Small Intestine

The term “small intestine” is somewhat misleading, for in an adult it is all of twenty feet long. “Small” refers only to its diameter which is considerably smaller than that of the large intestine. It is in reality one continuous tube, but is usually medically considered as being divided into three sections. The first part or that part connected to the stomach is almost a foot long and for this reason is called the duodenum, which means “twelve finger breadths”. The section following the duodenum is about eight times as long and is known as the jejunum. This word means “hungry”, “barren” or “scanty” and refers to the fact that the jejunum is almost always empty in a post mortem examination. The rest of the intestine is called the ileum which means “twisted”, “rolled up together” or “kinked”. This word might well be applied to all the divisions, for the small intestines are turned or twisted, or folded upon themselves so that they occupy a surprisingly small space when one stops to think of their length more than three times the height of a tall man.

The small intestines do not simply merge into the large intestine which, as we have said, has a much larger diameter. They end at the side of the first section of the large intestine a few inches from where it properly begins. Back of this point is a small part of the large intestine known as the cecum which means “blind”. The cecum is, in reality, a blind pouch or sack. At its lower end is a small tail like appendage known as the vermiform (worm-shaped) appendix. Its length may range from one-half to nine inches, but the average is usually three to four inches. At one time it must have had a particular function to perform, but in the course of evolution it seems to have lost its function in man and now causes serious trouble.

But to get back to the food which we left in the process of being digested. Each time the pylorus opens, the liquidy food mass or chyme passes into the upper part of the small intestine or duodenum. Here it usually remains until several of the small masses of food have been sent into it from the stomach, and here the process of digestion continues. The chyme is acted upon by three different digestive juices the intestinal juice which is secreted by glands called Lieberkuhns follicles in the walls of the intestines, the bile and pancreatic juice.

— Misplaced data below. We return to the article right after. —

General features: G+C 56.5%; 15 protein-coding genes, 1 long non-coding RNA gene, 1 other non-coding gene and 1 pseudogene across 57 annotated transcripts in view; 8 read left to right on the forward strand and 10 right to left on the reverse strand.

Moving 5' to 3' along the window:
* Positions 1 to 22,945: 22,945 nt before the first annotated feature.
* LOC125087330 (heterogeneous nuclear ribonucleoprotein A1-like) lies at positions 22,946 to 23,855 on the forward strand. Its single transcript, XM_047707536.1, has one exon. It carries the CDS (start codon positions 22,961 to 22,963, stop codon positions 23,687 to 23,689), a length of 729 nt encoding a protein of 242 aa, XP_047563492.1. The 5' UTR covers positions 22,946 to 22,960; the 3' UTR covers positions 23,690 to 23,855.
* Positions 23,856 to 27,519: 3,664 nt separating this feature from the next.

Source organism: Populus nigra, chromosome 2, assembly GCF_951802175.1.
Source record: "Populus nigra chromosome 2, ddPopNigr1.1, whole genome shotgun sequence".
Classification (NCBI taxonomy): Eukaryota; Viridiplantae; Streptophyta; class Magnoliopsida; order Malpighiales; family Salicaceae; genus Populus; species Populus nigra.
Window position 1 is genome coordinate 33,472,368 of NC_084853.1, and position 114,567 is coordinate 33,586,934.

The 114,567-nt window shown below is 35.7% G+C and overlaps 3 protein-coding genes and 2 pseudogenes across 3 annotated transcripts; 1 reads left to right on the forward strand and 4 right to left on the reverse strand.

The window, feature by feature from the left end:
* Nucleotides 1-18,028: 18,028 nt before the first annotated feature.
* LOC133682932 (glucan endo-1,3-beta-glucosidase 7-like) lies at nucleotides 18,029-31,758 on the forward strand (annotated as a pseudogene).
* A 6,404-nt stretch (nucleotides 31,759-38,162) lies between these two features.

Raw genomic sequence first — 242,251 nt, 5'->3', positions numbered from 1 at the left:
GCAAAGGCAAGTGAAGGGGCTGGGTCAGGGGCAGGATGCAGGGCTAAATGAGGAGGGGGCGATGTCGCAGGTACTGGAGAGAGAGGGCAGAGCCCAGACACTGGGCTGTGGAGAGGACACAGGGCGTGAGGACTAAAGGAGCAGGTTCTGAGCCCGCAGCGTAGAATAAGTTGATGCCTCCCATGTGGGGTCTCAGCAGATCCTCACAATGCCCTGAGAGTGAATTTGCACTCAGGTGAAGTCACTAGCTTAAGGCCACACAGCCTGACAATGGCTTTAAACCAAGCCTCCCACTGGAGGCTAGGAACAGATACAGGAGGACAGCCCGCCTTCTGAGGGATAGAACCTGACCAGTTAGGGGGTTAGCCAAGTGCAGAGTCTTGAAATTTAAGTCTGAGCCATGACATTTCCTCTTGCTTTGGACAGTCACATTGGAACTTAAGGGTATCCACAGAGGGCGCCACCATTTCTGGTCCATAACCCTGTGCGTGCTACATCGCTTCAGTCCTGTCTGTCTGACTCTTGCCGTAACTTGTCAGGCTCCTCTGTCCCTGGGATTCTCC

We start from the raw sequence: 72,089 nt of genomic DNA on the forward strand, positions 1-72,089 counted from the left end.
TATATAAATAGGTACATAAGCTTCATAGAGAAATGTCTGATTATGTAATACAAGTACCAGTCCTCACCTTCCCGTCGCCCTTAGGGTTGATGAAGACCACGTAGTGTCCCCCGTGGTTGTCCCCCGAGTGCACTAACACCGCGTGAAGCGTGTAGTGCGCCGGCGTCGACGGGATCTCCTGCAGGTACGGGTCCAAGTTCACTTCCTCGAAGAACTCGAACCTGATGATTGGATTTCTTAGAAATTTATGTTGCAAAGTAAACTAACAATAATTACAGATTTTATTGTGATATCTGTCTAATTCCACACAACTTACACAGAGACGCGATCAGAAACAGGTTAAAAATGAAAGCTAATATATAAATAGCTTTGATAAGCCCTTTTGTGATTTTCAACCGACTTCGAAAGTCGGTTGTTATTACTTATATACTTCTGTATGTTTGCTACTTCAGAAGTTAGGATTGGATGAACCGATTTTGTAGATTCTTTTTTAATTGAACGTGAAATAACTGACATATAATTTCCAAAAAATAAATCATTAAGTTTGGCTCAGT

As soon as the acid chyme from the stomach passes through the pylorus, the pancreatic juice begins to flow into the intestine and start its work. It is a clear, alkaline liquid containing three digestive enzymes.

One acts on protein foods, another splits fats, into simpler compounds that can be absorbed, and a third, like the ptyalin of the saliva, breaks down complex carbohydrates into simpler forms.

Bile is a slightly alkaline solution secreted by the liver. It enters the intestines through the same duct as the pancreatic juice. It considerably increases the solubility of the fatty acids and decreases the surface tension between watery and oily fluids, thereby making a more perfect emulsion. All this helps to speed up the action of the enzyme of the pancreatic juice which splits up the fats.

The intestinal juice is markedly alkaline and contains five different enzymes which act upon the partially broken down proteins and carbohydrates.

While all these juices are acting upon the food mass, the muscular walls of the intestines are not idle. After a certain amount of food mixed with the juices has accumulated in the duodenum, it becomes divided into small sections by constrictions of the walls. The segmentation continues for several minutes so that the individual masses are carried back and forth with a rhythmical movement which greatly aids the emulsification of fat. The constrictions also bring about a further mixing of the food with the digestive juices and brings the digested food into contact with the absorbing membranes of the intestinal walls. After a certain variable length of time, the constrictions cease and the segments are carried singly by peristalsis or wavelike movements, or are joined together and move on in a single mass.

Absorption takes place very readily through the blood vessels and lymph vessels of the small intestines so that the greater part of the digested food nutrients are absorbed before the chyme reaches the ileocecal valve which separates the ileum from the cecum. However, it has been observed that frequently the ileum is full four or five hours after the stomach has been emptied. Therefore there may be an accumulation of partially digested food in the lower part of the ileum. Here it remains and undergoes further digestion by the digestive juices with which it has been mixed, aided by segmentation of the intestine.